Elections Don’t Have to Be So Chaotic and ExcruciatingRoundup
tags: elections, media, 2020 Election, Federalism
Mr. Vladeck is a professor at the University of Texas School of Law.
Joe Biden ended up winning the presidency with at least 279 electoral votes, a margin that seems comfortable now that the election is over. But for the public watching the ups and downs of the piecemeal vote count and the drip drip drip of results, the process was torturous — and offered President Trump and his allies the opportunity to conjure conspiracy theories to explain away his defeat.
It was all entirely unnecessary.
We need to fundamentally change how election returns are reported — not just for the sake of our psychological health and our sleep, but for the polity.
The random way in which returns were counted and released by states — Election Day returns versus mail-in ballots, for instance — led to wild fluctuations as results were updated. The consequence, as experts predicted, was a series of shifts in early tabulations, as candidates seemed to outperform or underperform expectations. President Trump seized on these gyrations, warning that something “strange” was going on and that a conspiracy was afoot to “steal” the election.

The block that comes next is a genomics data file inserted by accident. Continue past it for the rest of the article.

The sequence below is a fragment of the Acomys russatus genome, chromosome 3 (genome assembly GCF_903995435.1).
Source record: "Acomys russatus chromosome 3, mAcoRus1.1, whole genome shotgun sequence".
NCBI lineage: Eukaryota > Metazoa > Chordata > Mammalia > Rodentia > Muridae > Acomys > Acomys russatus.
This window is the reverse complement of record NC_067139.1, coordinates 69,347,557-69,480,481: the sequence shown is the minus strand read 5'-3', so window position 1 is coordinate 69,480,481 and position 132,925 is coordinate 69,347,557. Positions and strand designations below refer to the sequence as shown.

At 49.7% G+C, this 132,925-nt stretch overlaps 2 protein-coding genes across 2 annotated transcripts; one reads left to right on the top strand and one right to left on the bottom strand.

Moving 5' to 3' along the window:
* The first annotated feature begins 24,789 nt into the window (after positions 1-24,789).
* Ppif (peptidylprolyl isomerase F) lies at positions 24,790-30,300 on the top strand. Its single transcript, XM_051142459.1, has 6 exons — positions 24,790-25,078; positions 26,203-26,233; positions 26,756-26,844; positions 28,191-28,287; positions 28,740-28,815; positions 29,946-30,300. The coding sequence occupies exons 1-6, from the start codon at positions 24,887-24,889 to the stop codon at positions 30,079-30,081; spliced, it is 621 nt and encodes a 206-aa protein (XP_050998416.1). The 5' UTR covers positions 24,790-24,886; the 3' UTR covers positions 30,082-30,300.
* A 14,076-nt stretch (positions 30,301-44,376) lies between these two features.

Of course, it was all a mirage, the unintended outcome of 50 states and the District of Columbia reporting their results in their own ways. As the University of Georgia law professor Christian Turner put it on Twitter after the election: “No one is up. No one is down. No one is leading or trailing. The votes have been cast. It’s over. All we have to do now is to ascertain something that has already happened.”
In other words, the random dissemination of results gave the appearance of something that just wasn’t true — that the returns were dynamic, not static — and that the counting of votes reflected “trends” when the result was already in. We simply needed to tally the votes to figure out what that result was.
Worse still, how the results were reported also distorted our understanding of when votes were cast. In some states, like Michigan, Pennsylvania and Wisconsin, rules prohibiting “pre-canvassing” — preparing early and mail-in ballots for counting — before Election Day meant that votes cast first could end up being counted last.
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